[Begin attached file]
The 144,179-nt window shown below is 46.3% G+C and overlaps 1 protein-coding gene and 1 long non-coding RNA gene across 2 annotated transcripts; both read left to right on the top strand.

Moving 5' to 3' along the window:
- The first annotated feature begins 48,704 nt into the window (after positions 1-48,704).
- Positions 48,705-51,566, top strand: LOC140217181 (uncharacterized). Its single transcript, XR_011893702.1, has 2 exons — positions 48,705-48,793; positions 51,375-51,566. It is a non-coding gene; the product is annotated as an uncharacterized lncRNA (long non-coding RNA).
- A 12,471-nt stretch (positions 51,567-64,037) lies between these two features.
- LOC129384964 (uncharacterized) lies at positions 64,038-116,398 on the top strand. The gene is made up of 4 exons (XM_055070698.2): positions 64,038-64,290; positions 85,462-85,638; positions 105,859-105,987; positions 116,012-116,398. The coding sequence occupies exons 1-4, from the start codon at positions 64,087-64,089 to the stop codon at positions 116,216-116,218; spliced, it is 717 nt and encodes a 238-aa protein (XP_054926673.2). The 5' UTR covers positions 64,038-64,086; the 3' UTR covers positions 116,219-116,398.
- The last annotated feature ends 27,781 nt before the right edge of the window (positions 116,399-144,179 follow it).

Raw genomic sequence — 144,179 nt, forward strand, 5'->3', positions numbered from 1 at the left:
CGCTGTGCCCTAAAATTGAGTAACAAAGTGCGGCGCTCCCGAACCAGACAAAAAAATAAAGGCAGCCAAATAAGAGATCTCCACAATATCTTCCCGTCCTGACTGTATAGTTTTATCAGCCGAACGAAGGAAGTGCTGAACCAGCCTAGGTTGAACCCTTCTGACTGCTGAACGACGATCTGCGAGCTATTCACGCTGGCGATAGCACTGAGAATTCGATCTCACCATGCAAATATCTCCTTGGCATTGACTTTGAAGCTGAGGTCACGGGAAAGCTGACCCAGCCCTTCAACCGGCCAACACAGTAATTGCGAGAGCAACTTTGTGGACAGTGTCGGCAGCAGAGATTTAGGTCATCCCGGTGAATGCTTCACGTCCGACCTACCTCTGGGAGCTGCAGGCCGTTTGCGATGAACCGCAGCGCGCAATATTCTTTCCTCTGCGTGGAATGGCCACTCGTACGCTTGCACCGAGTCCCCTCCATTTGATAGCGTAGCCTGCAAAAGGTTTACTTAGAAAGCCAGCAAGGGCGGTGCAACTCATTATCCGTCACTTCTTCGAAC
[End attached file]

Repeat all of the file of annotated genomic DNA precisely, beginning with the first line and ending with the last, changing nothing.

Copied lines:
The 144,179-nt window shown below is 46.3% G+C and overlaps 1 protein-coding gene and 1 long non-coding RNA gene across 2 annotated transcripts; both read left to right on the top strand.

Moving 5' to 3' along the window:
- The first annotated feature begins 48,704 nt into the window (after positions 1-48,704).
- Positions 48,705-51,566, top strand: LOC140217181 (uncharacterized). Its single transcript, XR_011893702.1, has 2 exons — positions 48,705-48,793; positions 51,375-51,566. It is a non-coding gene; the product is annotated as an uncharacterized lncRNA (long non-coding RNA).
- A 12,471-nt stretch (positions 51,567-64,037) lies between these two features.
- LOC129384964 (uncharacterized) lies at positions 64,038-116,398 on the top strand. The gene is made up of 4 exons (XM_055070698.2): positions 64,038-64,290; positions 85,462-85,638; positions 105,859-105,987; positions 116,012-116,398. The coding sequence occupies exons 1-4, from the start codon at positions 64,087-64,089 to the stop codon at positions 116,216-116,218; spliced, it is 717 nt and encodes a 238-aa protein (XP_054926673.2). The 5' UTR covers positions 64,038-64,086; the 3' UTR covers positions 116,219-116,398.
- The last annotated feature ends 27,781 nt before the right edge of the window (positions 116,399-144,179 follow it).

Raw genomic sequence — 144,179 nt, forward strand, 5'->3', positions numbered from 1 at the left:
CGCTGTGCCCTAAAATTGAGTAACAAAGTGCGGCGCTCCCGAACCAGACAAAAAAATAAAGGCAGCCAAATAAGAGATCTCCACAATATCTTCCCGTCCTGACTGTATAGTTTTATCAGCCGAACGAAGGAAGTGCTGAACCAGCCTAGGTTGAACCCTTCTGACTGCTGAACGACGATCTGCGAGCTATTCACGCTGGCGATAGCACTGAGAATTCGATCTCACCATGCAAATATCTCCTTGGCATTGACTTTGAAGCTGAGGTCACGGGAAAGCTGACCCAGCCCTTCAACCGGCCAACACAGTAATTGCGAGAGCAACTTTGTGGACAGTGTCGGCAGCAGAGATTTAGGTCATCCCGGTGAATGCTTCACGTCCGACCTACCTCTGGGAGCTGCAGGCCGTTTGCGATGAACCGCAGCGCGCAATATTCTTTCCTCTGCGTGGAATGGCCACTCGTACGCTTGCACCGAGTCCCCTCCATTTGATAGCGTAGCCTGCAAAAGGTTTACTTAGAAAGCCAGCAAGGGCGGTGCAACTCATTATCCGTCACTTCTTCGAAC